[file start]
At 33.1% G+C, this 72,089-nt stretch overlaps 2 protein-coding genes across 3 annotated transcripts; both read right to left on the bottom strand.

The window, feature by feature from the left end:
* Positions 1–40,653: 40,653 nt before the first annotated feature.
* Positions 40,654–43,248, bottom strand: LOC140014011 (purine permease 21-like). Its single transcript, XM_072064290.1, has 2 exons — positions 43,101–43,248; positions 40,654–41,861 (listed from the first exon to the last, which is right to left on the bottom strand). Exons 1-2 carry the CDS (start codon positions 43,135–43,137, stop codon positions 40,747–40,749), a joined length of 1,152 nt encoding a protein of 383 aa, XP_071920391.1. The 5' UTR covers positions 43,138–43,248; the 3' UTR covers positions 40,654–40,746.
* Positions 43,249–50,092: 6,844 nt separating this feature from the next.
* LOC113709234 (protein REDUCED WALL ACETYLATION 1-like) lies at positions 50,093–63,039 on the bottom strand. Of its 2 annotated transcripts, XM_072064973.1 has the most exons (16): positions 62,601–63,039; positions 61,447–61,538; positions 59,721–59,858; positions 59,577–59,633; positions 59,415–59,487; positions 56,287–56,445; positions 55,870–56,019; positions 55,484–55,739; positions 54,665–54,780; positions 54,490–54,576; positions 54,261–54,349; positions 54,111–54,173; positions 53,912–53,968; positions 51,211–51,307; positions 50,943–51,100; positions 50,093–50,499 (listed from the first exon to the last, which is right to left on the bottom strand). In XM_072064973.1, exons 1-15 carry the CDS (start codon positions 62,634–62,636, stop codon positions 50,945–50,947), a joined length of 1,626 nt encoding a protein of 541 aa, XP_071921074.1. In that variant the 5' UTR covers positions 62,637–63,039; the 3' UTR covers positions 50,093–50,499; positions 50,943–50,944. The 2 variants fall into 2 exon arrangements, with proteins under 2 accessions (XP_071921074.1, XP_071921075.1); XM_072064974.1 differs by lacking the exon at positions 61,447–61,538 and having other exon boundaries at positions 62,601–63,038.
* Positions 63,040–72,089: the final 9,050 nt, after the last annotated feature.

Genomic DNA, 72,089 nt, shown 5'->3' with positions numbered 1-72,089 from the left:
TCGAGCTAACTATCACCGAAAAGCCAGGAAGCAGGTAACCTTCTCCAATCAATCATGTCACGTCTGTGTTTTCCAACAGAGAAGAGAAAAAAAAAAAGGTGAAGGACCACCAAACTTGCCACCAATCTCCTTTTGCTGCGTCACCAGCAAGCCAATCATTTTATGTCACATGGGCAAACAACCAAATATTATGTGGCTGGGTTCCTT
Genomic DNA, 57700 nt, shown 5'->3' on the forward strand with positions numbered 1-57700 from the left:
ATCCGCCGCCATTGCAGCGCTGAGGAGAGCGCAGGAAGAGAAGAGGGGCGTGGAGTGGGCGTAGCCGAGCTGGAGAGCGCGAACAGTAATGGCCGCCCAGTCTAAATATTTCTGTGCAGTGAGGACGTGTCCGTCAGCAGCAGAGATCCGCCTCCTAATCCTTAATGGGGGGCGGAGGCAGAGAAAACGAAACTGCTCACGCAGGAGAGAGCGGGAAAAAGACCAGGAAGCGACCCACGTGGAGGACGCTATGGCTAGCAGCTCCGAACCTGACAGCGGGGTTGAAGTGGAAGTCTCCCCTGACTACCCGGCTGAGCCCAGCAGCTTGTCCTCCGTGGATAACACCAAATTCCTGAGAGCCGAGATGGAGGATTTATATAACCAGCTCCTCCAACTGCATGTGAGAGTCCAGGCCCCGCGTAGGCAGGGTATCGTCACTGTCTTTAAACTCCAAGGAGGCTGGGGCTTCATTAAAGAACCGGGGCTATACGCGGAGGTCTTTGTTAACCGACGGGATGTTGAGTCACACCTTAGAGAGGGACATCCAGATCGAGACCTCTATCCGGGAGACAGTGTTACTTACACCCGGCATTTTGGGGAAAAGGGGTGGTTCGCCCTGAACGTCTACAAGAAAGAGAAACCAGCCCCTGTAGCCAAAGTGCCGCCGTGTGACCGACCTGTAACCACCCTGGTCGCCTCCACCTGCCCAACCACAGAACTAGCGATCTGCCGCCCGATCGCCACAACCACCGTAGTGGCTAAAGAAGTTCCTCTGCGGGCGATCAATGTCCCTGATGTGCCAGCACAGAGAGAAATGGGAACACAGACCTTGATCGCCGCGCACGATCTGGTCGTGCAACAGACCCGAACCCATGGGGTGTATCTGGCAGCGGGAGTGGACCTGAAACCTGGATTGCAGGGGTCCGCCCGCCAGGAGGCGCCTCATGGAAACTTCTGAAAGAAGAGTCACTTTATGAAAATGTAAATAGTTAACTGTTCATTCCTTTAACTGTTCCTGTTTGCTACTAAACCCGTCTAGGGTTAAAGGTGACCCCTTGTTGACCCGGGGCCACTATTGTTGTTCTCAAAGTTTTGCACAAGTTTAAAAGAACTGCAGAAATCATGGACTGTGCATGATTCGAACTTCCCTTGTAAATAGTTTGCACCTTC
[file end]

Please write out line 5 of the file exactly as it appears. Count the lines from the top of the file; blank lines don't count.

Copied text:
* Positions 43,249–50,092: 6,844 nt separating this feature from the next.